All mainland app providers ordered to keep user logs for months to curb spread of ‘illegal information’
Internet authorities are tightening their grip on the rapidly growing app market, with new rules demanding that all app providers on the mainland adopt real-name registration for users and keep their user activity logs for 60 days.
The new rules from the Cyberspace Administration of China also aim to rein in excessive access of users’ personal data by app providers.
The new regulation applies to the provision of “information services through mobile internet apps as well as app store services on the Chinese mainland”. It is unclear if the new regulation would affect overseas users of Chinese apps.
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The administration said the regulation, which will take effect from August 1, was introduced to curb the dissemination of “illegal information” and violations of users’ rights through mobile apps.
“Lawbreakers exploit a handful of apps to disseminate violent, terrorist, obscene and pornographic information and rumours against the law,” an unnamed CAC official said in a statement on the agency’s website.
The administration estimated there were more than four million apps available through online stores on the mainland. According to research firm Analysys International, WeChat, QQ, Alipay, Taobao and Tencent Video were among the most popular last month in terms of number of active users. Alibaba, which operates Alipay and Taobao, owns the South China Morning Post.
Under the new regulation, users will still be allowed to adopt a public alias but not before registering their real identities with the app providers. App providers must verify those identities by mobile phone numbers or other means.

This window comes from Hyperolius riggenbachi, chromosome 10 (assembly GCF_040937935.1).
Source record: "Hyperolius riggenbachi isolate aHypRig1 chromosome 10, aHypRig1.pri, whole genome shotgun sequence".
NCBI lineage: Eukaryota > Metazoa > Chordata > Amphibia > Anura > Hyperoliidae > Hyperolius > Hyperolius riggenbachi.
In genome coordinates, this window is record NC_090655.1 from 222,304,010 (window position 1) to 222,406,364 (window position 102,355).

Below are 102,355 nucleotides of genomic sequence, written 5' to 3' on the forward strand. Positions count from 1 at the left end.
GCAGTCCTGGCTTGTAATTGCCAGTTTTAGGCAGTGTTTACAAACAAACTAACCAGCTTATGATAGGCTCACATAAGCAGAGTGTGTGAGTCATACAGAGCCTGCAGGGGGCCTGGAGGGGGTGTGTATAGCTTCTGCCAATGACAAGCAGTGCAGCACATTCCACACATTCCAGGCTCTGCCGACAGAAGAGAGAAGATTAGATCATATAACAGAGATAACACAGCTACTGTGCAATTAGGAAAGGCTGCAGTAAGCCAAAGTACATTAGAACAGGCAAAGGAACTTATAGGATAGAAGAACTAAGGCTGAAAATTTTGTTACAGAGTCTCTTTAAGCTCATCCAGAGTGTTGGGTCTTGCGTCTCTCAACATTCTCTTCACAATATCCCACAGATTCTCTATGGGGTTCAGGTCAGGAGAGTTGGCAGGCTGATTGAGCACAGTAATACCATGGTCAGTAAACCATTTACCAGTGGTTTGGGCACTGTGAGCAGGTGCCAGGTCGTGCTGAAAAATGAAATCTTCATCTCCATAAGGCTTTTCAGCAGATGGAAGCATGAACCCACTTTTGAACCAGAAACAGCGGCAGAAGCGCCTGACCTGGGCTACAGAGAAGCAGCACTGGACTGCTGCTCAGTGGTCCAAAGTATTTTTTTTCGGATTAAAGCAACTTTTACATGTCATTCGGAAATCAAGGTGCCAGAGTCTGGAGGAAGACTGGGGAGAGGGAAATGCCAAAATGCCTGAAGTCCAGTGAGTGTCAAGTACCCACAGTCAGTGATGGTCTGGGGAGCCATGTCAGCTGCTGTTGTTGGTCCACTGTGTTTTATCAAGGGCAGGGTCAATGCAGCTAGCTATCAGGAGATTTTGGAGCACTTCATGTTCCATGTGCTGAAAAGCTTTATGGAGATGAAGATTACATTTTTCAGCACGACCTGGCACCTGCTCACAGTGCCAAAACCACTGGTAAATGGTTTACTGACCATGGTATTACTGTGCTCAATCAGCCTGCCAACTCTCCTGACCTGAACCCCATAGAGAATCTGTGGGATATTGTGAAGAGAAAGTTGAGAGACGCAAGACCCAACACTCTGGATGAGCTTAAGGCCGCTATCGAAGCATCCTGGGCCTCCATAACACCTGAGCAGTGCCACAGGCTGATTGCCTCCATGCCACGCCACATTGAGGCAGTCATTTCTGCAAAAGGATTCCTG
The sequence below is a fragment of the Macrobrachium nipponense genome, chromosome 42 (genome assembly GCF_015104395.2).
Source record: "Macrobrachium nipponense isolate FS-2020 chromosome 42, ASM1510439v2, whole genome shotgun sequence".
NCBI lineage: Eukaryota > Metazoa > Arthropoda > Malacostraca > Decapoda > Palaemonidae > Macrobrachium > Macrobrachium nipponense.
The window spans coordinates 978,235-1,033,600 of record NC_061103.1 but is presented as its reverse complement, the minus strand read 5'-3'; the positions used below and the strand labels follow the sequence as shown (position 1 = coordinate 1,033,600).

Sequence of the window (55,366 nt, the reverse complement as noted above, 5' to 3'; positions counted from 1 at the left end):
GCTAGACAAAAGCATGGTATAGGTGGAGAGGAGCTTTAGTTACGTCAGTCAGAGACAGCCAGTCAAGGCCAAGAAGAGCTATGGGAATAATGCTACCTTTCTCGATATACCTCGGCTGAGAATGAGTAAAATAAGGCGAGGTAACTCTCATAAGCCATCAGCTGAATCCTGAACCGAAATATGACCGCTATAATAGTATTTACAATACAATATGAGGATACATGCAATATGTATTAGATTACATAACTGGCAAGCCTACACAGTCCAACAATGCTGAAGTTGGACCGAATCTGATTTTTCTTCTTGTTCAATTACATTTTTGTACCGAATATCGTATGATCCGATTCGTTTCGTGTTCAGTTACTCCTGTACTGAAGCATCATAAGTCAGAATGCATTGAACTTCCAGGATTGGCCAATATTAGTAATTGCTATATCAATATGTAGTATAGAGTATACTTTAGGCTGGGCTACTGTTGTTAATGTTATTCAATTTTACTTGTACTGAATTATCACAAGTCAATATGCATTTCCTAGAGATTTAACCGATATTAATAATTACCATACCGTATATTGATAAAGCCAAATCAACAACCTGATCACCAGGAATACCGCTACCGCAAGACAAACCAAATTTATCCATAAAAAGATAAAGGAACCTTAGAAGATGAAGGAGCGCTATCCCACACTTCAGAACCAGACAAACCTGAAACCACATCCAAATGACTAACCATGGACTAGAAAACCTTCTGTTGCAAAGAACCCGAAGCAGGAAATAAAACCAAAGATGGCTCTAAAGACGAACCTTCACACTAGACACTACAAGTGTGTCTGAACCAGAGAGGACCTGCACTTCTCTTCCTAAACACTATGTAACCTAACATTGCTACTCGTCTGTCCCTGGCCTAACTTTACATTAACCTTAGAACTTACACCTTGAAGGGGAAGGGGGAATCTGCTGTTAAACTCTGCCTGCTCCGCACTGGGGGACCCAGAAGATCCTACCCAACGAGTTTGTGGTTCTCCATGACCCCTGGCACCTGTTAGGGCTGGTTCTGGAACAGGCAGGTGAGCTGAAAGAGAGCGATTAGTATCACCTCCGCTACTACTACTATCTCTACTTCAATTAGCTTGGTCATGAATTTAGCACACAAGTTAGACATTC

Providers should issue warnings, restrict access, suspend updates or shut down accounts of users who publish “illegal information” and content.
App store operators, meanwhile, will be required to vet the apps’ security and compliance with the law.
App providers will also need the explicit consent of users to gain access to their geographic location and contact list, record video and audio through their mobile devices, or activate or bundle unnecessary functions with their services.
Beauty app founder Qi Shudan said the regulation would likely have a bigger impact on apps that had many commenters. “It will have little effect on apps of our kind that are only for business and commerce,” Qi said.
A Guangzhou-based app operator, who refused to be named, said the rule on activity logs was a warning to “all internet users not to make improper comments on social or political issues because every word you type will be recorded and handed in to the authorities”.
“Many users like to comment on social and political news on live-streaming and news apps. Now they will need to think twice before making any comment that authorities could claim spurred public scares or rumours,” he said.
“Such rules only put further limits on freedom of speech.”
The authorities have ramped up online real-name registration since last year, implementing it for instant messaging services, Twitter-like microblogs, online forums and other websites.
On Monday, a controversial cybersecurity bill was also presented to the national legislature for a second reading.